Examples of fitting DFA models with lots of data

Eric J. Ward, Sean C. Anderson, Mary E. Hunsicker, Mike A. Litzow, Luis A. Damiano, Mark D. Scheuerell, Elizabeth E. Holmes, Nick Tolimieri


In addition to fitting conventional DFA models with trends modeled as random walks (or ARMA processes), we can also construct models where underlying trends are treated as smooth trends (B-splines, P-splines, or Gaussian processes).

Let’s load the necessary packages:

chains = 1
iter = 10

Data simulation

The sim_dfa function normally simulates loadings \(\sim N(0,1)\), but here we will simulate time series that are more similar with loadings \(\sim N(1,0.1)\)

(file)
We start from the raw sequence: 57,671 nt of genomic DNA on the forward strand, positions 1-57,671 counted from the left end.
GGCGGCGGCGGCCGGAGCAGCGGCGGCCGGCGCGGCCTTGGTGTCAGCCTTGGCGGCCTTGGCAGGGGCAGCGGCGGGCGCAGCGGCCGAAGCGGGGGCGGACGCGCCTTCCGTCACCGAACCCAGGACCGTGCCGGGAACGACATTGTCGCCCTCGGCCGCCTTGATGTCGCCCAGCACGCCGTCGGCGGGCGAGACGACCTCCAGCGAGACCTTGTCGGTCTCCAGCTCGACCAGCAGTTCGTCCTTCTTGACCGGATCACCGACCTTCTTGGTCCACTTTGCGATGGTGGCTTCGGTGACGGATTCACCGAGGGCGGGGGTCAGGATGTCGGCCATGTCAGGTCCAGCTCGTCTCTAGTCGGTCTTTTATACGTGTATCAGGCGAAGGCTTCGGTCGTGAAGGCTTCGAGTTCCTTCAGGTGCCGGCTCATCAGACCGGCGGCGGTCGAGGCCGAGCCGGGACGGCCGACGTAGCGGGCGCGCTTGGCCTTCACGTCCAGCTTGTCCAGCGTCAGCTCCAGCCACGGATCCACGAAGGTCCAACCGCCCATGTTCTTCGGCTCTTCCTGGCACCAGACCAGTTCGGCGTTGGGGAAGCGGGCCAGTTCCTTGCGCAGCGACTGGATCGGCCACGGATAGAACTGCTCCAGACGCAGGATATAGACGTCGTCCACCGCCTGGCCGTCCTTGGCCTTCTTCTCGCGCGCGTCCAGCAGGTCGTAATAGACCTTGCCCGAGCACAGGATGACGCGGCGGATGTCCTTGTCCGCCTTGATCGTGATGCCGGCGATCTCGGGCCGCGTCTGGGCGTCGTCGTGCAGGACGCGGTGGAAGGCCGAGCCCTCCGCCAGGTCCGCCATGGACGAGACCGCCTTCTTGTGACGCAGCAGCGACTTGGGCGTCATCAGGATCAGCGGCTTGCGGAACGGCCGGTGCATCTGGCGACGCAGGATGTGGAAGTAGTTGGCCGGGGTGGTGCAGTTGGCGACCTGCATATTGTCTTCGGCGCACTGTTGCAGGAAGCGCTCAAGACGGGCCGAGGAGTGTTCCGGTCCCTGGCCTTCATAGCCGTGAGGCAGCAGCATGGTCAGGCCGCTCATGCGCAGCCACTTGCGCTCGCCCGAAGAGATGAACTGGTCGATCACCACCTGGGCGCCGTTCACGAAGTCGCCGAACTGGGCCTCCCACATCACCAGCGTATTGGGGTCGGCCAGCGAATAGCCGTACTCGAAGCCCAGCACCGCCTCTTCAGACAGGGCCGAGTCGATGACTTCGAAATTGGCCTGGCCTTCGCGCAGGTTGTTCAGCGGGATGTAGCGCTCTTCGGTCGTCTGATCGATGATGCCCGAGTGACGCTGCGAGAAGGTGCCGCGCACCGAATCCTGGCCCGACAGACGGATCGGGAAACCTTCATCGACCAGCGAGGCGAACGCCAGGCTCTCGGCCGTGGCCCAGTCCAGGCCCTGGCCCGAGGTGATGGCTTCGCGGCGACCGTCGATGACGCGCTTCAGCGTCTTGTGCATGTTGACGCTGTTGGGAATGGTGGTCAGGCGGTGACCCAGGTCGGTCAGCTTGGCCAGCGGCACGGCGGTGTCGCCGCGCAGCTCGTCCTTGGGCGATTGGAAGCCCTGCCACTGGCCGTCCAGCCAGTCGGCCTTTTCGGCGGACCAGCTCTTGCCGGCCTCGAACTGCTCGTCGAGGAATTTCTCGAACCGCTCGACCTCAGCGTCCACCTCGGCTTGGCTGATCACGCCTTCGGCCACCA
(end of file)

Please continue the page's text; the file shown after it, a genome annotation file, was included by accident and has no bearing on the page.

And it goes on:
s = sim_dfa(num_trends = 1, num_years = 1000, num_ts = 4,
            loadings_matrix = matrix(nrow = 4, ncol = 1, rnorm(4 * 1,
    1, 0.1)), sigma=0.05)
matplot(t(s$y_sim), type="l")

Comparing approaches

All of the smooth trend methods are flexible and able to capture the wiggliness of latent trends. Based on our experience, the B-spline and P-spline models will generally fit faster than the Gaussian predicitve process models (because they omit a critical matrix inversion step). The full rank Gaussian process models tend to be faster than the predictive process models.